July 26, 2015
Message, Tim LaFleur, Discipleship Pastor
Good Morning. If you have your copy of the Word of God, turn if you would to the book of II Corinthians and Chapter 5. The book of II Corinthians and Chapter 5.
While you are turning there, let me remind you that during these days, we have been studying about the cross as the wisdom and power of God. The world thinks the cross is foolishness. The world thinks the cross is weakness. But it is really an instrument that God uses to display His wisdom and His power. We are to boast only in the cross. We are to share the message of the cross. We are to share with a lost world the idea that Jesus Christ has provided salvation in Him and there is salvation in no other.
Last week, we talked about the Word of God and specifically the love of God and how it was revealed in the Word. It was not only declared by His Word, but it was demonstrated and proved by His death on the cross and you and I can share that love that we have received from God with others.
Today we are going to talk about reconciliation. And the title of the message is, “The Great Exchange.” Let me ask you a question and I want you to listen carefully, have you ever found yourself in the middle of a relationship gone bad? I mean, you have got some friends or there is a couple that you are close to and for all practical purposes, it seems that these people at one time really loved one another, but now they seem to hate each other. And because you are friends with both, because you are close with both, you find yourself kind of caught in the middle. People are taking sides. There is much drama. And the situation seems to be hopeless. People are hard headed. They are stubborn. Somebody needs to make the first move but they claim to have irreconcilable differences. Have you ever been there?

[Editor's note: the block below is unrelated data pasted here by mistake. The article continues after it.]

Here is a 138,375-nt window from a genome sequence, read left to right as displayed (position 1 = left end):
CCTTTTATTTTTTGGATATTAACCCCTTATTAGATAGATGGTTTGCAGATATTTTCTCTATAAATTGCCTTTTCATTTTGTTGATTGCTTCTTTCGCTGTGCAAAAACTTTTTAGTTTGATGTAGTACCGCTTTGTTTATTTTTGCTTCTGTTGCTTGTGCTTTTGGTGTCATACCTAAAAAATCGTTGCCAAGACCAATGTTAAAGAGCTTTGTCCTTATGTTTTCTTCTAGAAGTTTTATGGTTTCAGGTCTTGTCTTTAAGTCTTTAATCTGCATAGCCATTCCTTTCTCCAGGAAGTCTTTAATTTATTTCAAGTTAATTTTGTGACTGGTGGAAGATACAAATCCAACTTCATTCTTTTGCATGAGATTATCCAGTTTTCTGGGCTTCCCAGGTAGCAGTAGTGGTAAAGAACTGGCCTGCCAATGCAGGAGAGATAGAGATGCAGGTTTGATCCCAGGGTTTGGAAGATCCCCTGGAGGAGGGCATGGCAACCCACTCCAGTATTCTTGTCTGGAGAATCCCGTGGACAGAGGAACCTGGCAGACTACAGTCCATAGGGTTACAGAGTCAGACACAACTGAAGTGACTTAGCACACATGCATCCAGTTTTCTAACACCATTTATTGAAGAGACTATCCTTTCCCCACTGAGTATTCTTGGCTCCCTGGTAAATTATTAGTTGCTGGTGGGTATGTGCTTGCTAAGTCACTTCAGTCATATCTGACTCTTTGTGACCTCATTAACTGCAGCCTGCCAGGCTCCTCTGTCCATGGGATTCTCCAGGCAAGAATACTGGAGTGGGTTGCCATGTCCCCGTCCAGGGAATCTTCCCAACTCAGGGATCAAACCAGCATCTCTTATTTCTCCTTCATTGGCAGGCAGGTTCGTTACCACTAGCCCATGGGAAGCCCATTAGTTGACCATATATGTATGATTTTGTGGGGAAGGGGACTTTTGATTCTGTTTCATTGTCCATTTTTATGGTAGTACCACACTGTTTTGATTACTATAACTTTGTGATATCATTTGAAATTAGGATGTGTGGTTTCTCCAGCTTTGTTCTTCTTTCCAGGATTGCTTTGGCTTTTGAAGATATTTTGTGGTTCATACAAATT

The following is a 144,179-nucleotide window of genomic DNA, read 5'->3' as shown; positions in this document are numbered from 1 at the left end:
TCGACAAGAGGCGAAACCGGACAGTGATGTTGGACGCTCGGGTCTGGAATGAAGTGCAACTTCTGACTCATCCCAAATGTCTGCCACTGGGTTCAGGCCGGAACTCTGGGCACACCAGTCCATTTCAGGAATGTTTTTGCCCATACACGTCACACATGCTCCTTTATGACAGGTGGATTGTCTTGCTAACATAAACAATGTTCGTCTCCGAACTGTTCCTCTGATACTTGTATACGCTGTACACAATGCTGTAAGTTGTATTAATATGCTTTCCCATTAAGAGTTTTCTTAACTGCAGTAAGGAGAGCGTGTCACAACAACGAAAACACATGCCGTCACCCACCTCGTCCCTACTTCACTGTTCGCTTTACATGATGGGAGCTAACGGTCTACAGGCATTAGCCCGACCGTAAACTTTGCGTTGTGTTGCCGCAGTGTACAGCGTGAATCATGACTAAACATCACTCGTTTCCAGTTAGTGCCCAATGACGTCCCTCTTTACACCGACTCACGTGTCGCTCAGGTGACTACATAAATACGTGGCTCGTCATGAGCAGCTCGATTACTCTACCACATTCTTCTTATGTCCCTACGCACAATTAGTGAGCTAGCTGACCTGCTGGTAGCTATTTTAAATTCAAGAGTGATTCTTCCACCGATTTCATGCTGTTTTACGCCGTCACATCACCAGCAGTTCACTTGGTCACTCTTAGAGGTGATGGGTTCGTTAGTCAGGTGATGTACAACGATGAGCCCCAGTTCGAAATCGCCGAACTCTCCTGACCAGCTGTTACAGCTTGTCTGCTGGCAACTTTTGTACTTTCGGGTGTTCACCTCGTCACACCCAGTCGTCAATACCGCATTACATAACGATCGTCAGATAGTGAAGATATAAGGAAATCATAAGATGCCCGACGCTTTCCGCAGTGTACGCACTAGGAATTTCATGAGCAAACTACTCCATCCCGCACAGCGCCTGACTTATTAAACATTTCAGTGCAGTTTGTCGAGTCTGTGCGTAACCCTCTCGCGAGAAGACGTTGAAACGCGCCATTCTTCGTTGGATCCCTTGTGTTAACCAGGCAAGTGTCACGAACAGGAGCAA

Today we are going to talk about a relationship gone bad, not the kind between a couple in conflict or best friends fighting. We are talking about the kind between Holy God and sinful man. Look at II Corinthians Chapter 5 and we are going to consider two verses at this time and then we are going to go through 21. Look at 5:17 and 18, “Therefore, if anyone is in Christ, he is a new creation; old things have passed away; behold, all things have become new. And all things are of God, who has reconciled us to Himself (look at it) through Jesus Christ, ad has given to us the ministry of reconciliation.”
During our time together this morning, here is what I want to try to accomplish. I want to remind you of a couple of timeless truths and the first is this: I want to remind you that if you are in Christ, if you’ve been to the cross and embraced it, if you have received the message of Jesus, if there has been a moment in time where you have turned from sin and transferred your trust to the living, resurrected Christ and He has come to live within you, I want to remind you that you have been reconciled to God through the power of the gospel. But not only that, because you have been reconciled to God through the power of the gospel, you now have the ministry and the message of reconciliation in the gospel.
And I want to share these truths with you so that you and I can have boldness and confidence as we live for God and share the message of the gospel of Jesus Christ.
So lets go to God in prayer. Father, we love You. We are asking God that You help us to see truth from Your Word. We pray as the psalmist did, open Thou mine eyes that I might behold truth, wondrous truth from Your Word. And I pray it in Jesus’ name and for His sake. Amen.
As we examine this passage of Scripture, notice the first truth. You have been reconciled to God through the power of the gospel. The Apostle Paul said in Romans, “I am not ashamed of the gospel of Christ, for it is the power of God to salvation for everyone who believes, for the Jew first and also for the Greek, for in it the righteousness of God is revealed from faith to faith. As it is written, the just shall live by faith.”